Kuwaiti creditor refuses Abraaj deal, may prompt provisional liquidation

Kuwait’s Public Institution for Social Security has reportedly refused to join other creditors in the debt freeze



A Kuwaiti creditor is refusing to agree to a debt settlement deal with Abraaj, which could push the private equity firm to seek provisional liquidation, three sources close to the matter told Reuters.

The refusal by Kuwait’s Public Institution for Social Security (PIFSS) to join other creditors in a debt freeze could complicate Abraaj’s efforts to sell its investment management business to New York-based Cerberus Capital Management, the sources said.

On Thursday a PIFSS legal notice was published in UAE daily The National, seeking liquidation of Abraaj and the appointment of FTI consulting as liquidators.

An Abraaj email to Reuters said the firm is aware of the filing in the Cayman Islands by “a single creditor” and that it continues “to engage closely with them to reach a consensual outcome for the benefit of all parties”.

Abraaj, which bankers estimate has debt of about $1bn, is already grappling with allegations that it misused investor money. The Middle East and Africa’s largest private equity firm has denied any wrongdoing.

Two sources said Abraaj had started preparations for applying for provisional liquidation, a process in which a court appoints a liquidator on a provisional basis before hearing or ruling on a petition to wind up a company.

Read: Two more senior executives leave Dubai’s Abraaj – report

Abraaj, which is being advised by Houlihan Lokey, said it was focused on concluding a standstill agreement with creditors, saying the “vast majority” of them backed the debt deal.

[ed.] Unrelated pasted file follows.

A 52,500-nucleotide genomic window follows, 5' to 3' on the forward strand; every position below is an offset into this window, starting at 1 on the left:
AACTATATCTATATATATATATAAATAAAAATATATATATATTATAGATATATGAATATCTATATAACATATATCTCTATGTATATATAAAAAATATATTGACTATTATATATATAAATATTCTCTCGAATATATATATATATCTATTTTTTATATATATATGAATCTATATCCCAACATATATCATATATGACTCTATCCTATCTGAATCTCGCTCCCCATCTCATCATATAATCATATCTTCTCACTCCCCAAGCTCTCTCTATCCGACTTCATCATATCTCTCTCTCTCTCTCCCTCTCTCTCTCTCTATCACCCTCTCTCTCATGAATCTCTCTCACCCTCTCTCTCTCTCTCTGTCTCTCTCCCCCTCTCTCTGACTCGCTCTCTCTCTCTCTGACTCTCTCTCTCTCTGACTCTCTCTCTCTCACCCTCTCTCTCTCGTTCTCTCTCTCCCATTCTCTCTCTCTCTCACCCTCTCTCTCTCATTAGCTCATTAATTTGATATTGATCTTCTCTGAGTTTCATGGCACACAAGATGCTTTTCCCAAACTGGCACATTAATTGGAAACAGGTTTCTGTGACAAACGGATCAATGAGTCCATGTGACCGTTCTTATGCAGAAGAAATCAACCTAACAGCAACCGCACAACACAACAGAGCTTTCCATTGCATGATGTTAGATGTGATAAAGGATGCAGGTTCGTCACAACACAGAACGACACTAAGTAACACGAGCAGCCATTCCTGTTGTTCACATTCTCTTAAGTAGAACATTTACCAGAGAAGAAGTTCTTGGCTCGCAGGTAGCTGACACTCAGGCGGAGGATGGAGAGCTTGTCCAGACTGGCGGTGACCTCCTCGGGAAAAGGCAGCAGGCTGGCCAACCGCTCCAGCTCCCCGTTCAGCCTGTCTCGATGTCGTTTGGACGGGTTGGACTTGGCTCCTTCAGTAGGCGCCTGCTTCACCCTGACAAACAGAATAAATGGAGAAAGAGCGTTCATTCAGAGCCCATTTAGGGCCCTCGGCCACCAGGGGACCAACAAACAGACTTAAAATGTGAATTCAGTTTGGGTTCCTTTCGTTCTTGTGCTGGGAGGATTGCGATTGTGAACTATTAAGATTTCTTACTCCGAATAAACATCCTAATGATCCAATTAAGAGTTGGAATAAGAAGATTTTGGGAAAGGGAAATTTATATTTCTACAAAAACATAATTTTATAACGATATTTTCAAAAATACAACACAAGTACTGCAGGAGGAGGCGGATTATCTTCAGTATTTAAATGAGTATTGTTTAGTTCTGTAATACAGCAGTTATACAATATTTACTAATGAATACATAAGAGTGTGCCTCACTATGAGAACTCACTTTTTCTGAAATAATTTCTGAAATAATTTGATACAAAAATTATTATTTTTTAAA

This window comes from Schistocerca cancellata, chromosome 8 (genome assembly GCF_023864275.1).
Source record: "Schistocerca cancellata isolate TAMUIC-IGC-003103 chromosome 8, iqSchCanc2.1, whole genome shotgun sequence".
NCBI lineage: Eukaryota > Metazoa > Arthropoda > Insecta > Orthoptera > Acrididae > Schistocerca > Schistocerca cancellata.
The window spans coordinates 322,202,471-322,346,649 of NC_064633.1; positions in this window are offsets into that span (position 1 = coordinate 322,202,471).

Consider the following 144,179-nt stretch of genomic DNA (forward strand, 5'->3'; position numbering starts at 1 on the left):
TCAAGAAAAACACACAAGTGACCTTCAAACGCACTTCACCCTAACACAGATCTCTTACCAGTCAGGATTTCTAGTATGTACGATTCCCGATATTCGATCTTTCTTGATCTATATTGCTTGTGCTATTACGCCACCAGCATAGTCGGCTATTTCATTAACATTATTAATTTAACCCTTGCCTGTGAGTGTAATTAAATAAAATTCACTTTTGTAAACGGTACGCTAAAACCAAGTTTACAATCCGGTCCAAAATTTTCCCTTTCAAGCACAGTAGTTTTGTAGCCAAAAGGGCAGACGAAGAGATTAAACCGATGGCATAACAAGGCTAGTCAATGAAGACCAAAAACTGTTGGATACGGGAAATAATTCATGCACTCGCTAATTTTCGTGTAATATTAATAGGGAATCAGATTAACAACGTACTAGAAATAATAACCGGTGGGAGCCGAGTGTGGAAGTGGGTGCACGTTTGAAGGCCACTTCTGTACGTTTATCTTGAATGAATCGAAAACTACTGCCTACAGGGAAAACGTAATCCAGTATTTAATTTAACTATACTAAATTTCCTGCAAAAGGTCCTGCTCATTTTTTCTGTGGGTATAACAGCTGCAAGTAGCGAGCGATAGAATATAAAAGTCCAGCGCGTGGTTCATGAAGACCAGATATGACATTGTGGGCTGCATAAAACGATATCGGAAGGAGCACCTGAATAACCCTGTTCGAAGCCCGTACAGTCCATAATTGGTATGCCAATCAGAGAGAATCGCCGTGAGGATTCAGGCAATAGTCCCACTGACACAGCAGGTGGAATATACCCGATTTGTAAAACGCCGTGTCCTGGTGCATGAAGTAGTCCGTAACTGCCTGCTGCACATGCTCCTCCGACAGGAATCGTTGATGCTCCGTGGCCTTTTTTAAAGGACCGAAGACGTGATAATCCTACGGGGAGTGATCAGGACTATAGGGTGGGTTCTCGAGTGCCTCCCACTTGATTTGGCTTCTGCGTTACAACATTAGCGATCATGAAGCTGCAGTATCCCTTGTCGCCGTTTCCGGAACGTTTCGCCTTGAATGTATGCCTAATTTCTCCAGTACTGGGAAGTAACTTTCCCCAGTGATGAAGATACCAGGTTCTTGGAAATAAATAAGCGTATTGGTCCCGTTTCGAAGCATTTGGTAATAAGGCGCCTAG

Sources said the standstill agreement was needed to help facilitate the sale of its investment management business to Cerberus. Sources also said that PIFSS, an unsecured lender, held out and was given a 48-hour deadline to agree.

SALE TALKS

“The firm is continuing its discussions on the sale of the fund management business and talks are at an advanced stage,” Abraaj said on Wednesday, adding that it was working with potential acquirers and other stakeholders “towards achieving a positive outcome”.

PIFSS has notified Abraaj that it intended to continue a winding up petition it filed through the Cayman Islands last month, the sources said. The next hearing in the process is scheduled for June 29, one of the sources said.

The Wall Street Journal reported last week that PIFSS filed a case in a Cayman Islands court against Abraaj, claiming it was unable to repay a $100m loan and $7m of interest.

Officials at PIFSS were not immediately available for comment. Its management has previously declined to comment on an ongoing legal action.

A sale of the Kuwaiti creditor’s position to debt funds could help to overcome the impasse in the process, the sources said.

Several distressed debt buyers have shown interest in buying the Kuwaiti creditor’s claim, two sources told Reuters on Wednesday, but PIFSS is not willing to sell.

A source familiar with the matter told Reuters that the Kuwaiti petition complicates Abraaj’s efforts to implement the standstill agreement with creditors in an organised restructuring that would be more beneficial to PIFSS than a legal winding down process.

Cerberus, which manages assets totalling more than $30bn, specialises in investments in distressed assets. The US company has not responded to Reuters requests for comment.